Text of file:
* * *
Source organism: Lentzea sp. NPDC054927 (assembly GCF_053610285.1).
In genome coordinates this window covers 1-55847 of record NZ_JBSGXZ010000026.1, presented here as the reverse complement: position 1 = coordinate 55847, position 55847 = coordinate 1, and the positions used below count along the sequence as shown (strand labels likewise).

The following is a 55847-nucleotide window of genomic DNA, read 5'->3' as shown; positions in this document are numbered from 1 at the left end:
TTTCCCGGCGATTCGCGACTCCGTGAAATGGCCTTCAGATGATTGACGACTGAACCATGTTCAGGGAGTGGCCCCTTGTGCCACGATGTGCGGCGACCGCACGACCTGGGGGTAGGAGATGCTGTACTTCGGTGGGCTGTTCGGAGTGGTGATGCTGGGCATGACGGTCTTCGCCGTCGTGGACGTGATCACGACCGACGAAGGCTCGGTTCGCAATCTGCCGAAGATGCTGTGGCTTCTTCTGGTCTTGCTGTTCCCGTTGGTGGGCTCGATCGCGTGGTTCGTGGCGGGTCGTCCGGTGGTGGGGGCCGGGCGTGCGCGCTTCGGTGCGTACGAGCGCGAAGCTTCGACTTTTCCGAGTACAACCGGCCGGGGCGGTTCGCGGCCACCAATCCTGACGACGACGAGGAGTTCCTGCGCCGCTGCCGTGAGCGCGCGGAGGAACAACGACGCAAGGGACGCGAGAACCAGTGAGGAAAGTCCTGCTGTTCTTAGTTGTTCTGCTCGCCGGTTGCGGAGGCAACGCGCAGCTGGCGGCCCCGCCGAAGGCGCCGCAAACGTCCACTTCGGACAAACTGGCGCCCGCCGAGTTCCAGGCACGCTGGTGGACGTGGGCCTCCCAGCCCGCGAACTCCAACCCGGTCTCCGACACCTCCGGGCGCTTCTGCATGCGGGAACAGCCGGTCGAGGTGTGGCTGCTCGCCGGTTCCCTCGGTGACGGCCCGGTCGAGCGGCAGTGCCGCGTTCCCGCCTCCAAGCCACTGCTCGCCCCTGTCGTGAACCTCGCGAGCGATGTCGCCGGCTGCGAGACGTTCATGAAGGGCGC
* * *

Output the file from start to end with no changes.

Source organism: Lentzea sp. NPDC054927 (assembly GCF_053610285.1).
In genome coordinates this window covers 1-55847 of record NZ_JBSGXZ010000026.1, presented here as the reverse complement: position 1 = coordinate 55847, position 55847 = coordinate 1, and the positions used below count along the sequence as shown (strand labels likewise).

The following is a 55847-nucleotide window of genomic DNA, read 5'->3' as shown; positions in this document are numbered from 1 at the left end:
TTTCCCGGCGATTCGCGACTCCGTGAAATGGCCTTCAGATGATTGACGACTGAACCATGTTCAGGGAGTGGCCCCTTGTGCCACGATGTGCGGCGACCGCACGACCTGGGGGTAGGAGATGCTGTACTTCGGTGGGCTGTTCGGAGTGGTGATGCTGGGCATGACGGTCTTCGCCGTCGTGGACGTGATCACGACCGACGAAGGCTCGGTTCGCAATCTGCCGAAGATGCTGTGGCTTCTTCTGGTCTTGCTGTTCCCGTTGGTGGGCTCGATCGCGTGGTTCGTGGCGGGTCGTCCGGTGGTGGGGGCCGGGCGTGCGCGCTTCGGTGCGTACGAGCGCGAAGCTTCGACTTTTCCGAGTACAACCGGCCGGGGCGGTTCGCGGCCACCAATCCTGACGACGACGAGGAGTTCCTGCGCCGCTGCCGTGAGCGCGCGGAGGAACAACGACGCAAGGGACGCGAGAACCAGTGAGGAAAGTCCTGCTGTTCTTAGTTGTTCTGCTCGCCGGTTGCGGAGGCAACGCGCAGCTGGCGGCCCCGCCGAAGGCGCCGCAAACGTCCACTTCGGACAAACTGGCGCCCGCCGAGTTCCAGGCACGCTGGTGGACGTGGGCCTCCCAGCCCGCGAACTCCAACCCGGTCTCCGACACCTCCGGGCGCTTCTGCATGCGGGAACAGCCGGTCGAGGTGTGGCTGCTCGCCGGTTCCCTCGGTGACGGCCCGGTCGAGCGGCAGTGCCGCGTTCCCGCCTCCAAGCCACTGCTCGCCCCTGTCGTGAACCTCGCGAGCGATGTCGCCGGCTGCGAGACGTTCATGAAGGGCGC